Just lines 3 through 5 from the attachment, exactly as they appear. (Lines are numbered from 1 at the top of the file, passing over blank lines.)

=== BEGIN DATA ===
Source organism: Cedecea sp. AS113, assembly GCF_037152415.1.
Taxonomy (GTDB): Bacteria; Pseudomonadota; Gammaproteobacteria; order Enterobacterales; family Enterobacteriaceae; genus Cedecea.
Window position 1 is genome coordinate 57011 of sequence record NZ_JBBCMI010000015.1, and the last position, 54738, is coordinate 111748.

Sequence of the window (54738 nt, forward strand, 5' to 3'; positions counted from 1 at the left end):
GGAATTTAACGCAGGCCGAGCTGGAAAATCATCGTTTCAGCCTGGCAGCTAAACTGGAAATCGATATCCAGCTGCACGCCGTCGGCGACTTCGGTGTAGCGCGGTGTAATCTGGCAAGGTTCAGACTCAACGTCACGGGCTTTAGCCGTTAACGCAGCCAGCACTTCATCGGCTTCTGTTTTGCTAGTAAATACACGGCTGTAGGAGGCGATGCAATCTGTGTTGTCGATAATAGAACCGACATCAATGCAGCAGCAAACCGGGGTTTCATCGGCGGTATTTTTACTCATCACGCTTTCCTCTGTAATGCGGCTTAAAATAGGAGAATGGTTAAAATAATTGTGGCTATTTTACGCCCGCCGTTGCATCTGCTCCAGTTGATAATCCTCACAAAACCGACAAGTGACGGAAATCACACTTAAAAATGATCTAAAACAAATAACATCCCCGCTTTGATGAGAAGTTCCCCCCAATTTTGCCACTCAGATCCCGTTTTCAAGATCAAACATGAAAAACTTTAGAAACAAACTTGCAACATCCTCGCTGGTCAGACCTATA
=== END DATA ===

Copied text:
Window position 1 is genome coordinate 57011 of sequence record NZ_JBBCMI010000015.1, and the last position, 54738, is coordinate 111748.

Sequence of the window (54738 nt, forward strand, 5' to 3'; positions counted from 1 at the left end):
GGAATTTAACGCAGGCCGAGCTGGAAAATCATCGTTTCAGCCTGGCAGCTAAACTGGAAATCGATATCCAGCTGCACGCCGTCGGCGACTTCGGTGTAGCGCGGTGTAATCTGGCAAGGTTCAGACTCAACGTCACGGGCTTTAGCCGTTAACGCAGCCAGCACTTCATCGGCTTCTGTTTTGCTAGTAAATACACGGCTGTAGGAGGCGATGCAATCTGTGTTGTCGATAATAGAACCGACATCAATGCAGCAGCAAACCGGGGTTTCATCGGCGGTATTTTTACTCATCACGCTTTCCTCTGTAATGCGGCTTAAAATAGGAGAATGGTTAAAATAATTGTGGCTATTTTACGCCCGCCGTTGCATCTGCTCCAGTTGATAATCCTCACAAAACCGACAAGTGACGGAAATCACACTTAAAAATGATCTAAAACAAATAACATCCCCGCTTTGATGAGAAGTTCCCCCCAATTTTGCCACTCAGATCCCGTTTTCAAGATCAAACATGAAAAACTTTAGAAACAAACTTGCAACATCCTCGCTGGTCAGACCTATA